FIG. 2 is a partial plan view, as taken along line 2--2 of FIG. 1, illustrating structural details of the improved carriage of the apparatus;
FIG. 3 is a side elevational view, on an enlarged scale, as taken along line 3--3 of FIG. 2, illustrating details in the mounting of a linear bearing of the carriage;
FIG. 4 is a partial side elevational view as taken along line 4--4 of FIG. 2 illustrating details of the vertically adjustable handle of the apparatus;
FIG. 5 is a front elevational view, as seen along line 5--5 of FIG. 4, showing structural details of the carriage; and
FIG. 6 is an exploded disassembled perspective view of the carriage illustrating the various structural components thereof.
As shown in FIG. 1, the within invention is concerned with a weight-lifting apparatus, generally designated 10, of the type having a frame 12 which supports a pair of spaced-apart vertically oriented guide rods 14 and 16 used for the tracking of a carriage generally designated 18, to which there is selectively attached one or more weights, individually and collectively designated 20. To enable the user to urge the carriage 18 in ascending movement along the guide rods 14 and 16, which movement is, of course, opposed by the weights 20, the carriage has suitably attached thereto, and extending substantially transversely thereof, a lifting handle 22. In the respects just generally described, apparatus 10 is similar to many models of exercising apparatus which already exist in the prior art. What distinguishes apparatus 10, and also what constitutes the within invention, is the ability to make a vertical adjustment in the handle 22 relative to the carriage 18. As a consequence of this adjustment, weights 20 can be lifted by the user or exerciser, designated 24, whether either in a prone position or in a standing position 24a.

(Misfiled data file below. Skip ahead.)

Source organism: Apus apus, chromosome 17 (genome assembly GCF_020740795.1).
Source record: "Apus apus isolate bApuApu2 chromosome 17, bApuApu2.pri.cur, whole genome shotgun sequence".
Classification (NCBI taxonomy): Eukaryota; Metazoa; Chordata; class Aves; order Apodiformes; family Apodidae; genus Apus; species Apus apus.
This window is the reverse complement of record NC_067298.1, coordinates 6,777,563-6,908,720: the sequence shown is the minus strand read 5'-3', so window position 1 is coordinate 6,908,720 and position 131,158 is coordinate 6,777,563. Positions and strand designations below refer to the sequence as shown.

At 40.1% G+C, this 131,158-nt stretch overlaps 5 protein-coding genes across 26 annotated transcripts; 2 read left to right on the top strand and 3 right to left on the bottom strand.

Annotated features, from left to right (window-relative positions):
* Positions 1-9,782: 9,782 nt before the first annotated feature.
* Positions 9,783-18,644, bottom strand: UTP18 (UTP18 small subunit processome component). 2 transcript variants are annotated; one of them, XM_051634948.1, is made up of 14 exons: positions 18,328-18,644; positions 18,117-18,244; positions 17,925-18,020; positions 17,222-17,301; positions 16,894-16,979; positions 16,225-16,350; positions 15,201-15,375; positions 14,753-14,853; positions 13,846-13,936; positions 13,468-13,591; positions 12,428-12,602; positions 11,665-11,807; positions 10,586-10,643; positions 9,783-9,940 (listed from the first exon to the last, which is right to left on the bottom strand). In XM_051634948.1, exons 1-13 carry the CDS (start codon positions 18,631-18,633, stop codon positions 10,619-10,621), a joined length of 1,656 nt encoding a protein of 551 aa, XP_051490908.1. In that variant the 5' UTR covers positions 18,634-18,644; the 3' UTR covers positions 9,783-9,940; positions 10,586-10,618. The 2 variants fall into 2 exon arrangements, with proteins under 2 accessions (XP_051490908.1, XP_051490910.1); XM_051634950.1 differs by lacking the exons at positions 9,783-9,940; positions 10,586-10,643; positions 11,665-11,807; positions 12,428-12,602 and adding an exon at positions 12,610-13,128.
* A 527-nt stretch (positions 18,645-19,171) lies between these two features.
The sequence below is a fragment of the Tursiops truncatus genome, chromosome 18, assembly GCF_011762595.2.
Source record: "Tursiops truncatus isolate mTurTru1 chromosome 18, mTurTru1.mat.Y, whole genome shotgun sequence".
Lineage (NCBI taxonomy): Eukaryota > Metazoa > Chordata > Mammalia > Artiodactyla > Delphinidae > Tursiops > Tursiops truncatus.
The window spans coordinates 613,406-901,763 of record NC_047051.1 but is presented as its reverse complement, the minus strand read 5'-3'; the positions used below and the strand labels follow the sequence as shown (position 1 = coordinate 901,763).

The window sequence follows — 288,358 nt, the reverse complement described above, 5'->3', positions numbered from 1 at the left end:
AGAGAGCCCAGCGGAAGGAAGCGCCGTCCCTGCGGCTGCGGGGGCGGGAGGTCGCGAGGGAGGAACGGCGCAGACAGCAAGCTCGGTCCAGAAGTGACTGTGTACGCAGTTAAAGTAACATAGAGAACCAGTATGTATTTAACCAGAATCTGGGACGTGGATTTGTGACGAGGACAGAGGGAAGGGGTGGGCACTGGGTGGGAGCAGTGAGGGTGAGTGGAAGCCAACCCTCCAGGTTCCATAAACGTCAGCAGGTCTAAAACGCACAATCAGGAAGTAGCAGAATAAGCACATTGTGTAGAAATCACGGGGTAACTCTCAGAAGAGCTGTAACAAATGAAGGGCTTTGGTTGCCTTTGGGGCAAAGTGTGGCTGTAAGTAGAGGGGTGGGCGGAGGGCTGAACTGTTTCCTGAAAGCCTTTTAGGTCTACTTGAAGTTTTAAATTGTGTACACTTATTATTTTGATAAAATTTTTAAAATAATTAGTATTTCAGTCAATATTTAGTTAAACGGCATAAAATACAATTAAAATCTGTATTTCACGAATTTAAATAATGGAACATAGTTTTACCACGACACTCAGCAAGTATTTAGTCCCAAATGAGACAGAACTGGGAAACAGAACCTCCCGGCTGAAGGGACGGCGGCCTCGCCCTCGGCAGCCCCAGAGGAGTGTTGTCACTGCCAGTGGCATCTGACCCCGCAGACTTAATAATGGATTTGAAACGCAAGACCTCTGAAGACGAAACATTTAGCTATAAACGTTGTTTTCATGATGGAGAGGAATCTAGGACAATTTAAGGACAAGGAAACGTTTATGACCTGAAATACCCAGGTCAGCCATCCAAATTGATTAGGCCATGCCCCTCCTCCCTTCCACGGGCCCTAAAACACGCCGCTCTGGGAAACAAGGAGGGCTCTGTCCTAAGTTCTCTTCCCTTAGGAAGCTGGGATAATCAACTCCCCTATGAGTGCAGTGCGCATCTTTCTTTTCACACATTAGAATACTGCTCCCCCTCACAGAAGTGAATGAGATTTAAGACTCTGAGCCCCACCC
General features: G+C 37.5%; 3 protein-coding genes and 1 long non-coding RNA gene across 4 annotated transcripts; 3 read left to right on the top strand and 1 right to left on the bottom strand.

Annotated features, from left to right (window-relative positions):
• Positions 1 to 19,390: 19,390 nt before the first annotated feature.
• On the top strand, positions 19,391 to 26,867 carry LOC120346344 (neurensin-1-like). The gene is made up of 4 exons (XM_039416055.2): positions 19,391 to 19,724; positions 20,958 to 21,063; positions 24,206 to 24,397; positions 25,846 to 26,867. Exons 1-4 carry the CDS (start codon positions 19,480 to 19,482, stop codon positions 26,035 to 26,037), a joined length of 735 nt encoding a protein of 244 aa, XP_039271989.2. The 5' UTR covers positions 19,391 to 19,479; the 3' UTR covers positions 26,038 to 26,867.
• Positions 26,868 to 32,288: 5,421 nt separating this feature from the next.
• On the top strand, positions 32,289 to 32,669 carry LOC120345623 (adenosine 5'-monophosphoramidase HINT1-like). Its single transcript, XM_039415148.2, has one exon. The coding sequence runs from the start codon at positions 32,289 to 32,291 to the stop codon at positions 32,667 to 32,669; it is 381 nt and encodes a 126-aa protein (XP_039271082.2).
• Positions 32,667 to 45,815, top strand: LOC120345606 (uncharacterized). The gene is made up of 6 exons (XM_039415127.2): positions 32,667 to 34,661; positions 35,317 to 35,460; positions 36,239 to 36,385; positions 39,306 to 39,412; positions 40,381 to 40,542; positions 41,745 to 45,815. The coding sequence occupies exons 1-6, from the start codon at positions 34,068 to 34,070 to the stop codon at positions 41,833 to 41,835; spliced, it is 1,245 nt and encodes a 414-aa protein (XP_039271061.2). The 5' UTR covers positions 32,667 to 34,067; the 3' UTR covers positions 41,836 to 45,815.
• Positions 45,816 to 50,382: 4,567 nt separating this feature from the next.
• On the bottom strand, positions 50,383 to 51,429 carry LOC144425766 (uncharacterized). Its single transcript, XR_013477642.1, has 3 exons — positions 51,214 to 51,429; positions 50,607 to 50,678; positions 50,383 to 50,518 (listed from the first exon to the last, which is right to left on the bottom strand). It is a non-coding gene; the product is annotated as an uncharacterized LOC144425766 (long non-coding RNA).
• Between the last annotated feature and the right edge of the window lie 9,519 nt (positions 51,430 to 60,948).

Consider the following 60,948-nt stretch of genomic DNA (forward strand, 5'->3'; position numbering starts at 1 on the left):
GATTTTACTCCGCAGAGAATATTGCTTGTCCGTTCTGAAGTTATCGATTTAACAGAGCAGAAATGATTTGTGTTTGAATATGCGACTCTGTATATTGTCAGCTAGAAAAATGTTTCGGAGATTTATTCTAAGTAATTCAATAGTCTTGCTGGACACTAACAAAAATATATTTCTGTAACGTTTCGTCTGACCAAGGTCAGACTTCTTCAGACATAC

The construction of the carriage 18 and of the handle 22 which allows for the vertical adjustment just noted, is readily understood from FIGS. 4-6, inclusive, to which figures reference is now made. More particularly, the vertically movable carriage 18 includes at least a front rectangular plate 26 to which there is welded or otherwise appropriately fixedly connected, a lateral extension 28 which in turn has welded to it a vertically oriented channel 30 which bounds a rectangular passageway 32. Sized to be slidably disposed in the passageway 32 is a leg 34 dependent from the handle body 36 having spaced openings 38 thereon. Adapted to have communication with the compartment 32 and thus embodied as part of the structure of the channel 30, is a nut 42 welded, as at 44, to channel 30 and having a threaded openings 46 opening into the compartment 32. As a result, the depending leg 34 of handle 22 is movable vertically within the compartment 32 and in practice such movement is made in the handle 22 to any selected elevation of the handle relative to the carriage 18. When the handle elevation is appropriate for either a squatting or standing position of the exerciser, alignment is made by eye, between the opening 40 in channel 30 and one of the openings 38 of the leg 34. To assist in establishing this alignment, it is preferred to preliminarily insert a turn screw 48 having a threaded bolt 50 into the threaded opening 46 and threadably inwardly adjust the turn screw 48 until contact is established between the bolt 50 and the side of the depending leg 44. This, of course, holds the leg 34 in place, and the exerciser is then able to insert an L-shaped pin 52, as best shown in FIG. 4, through the aligned openings 40 and 38.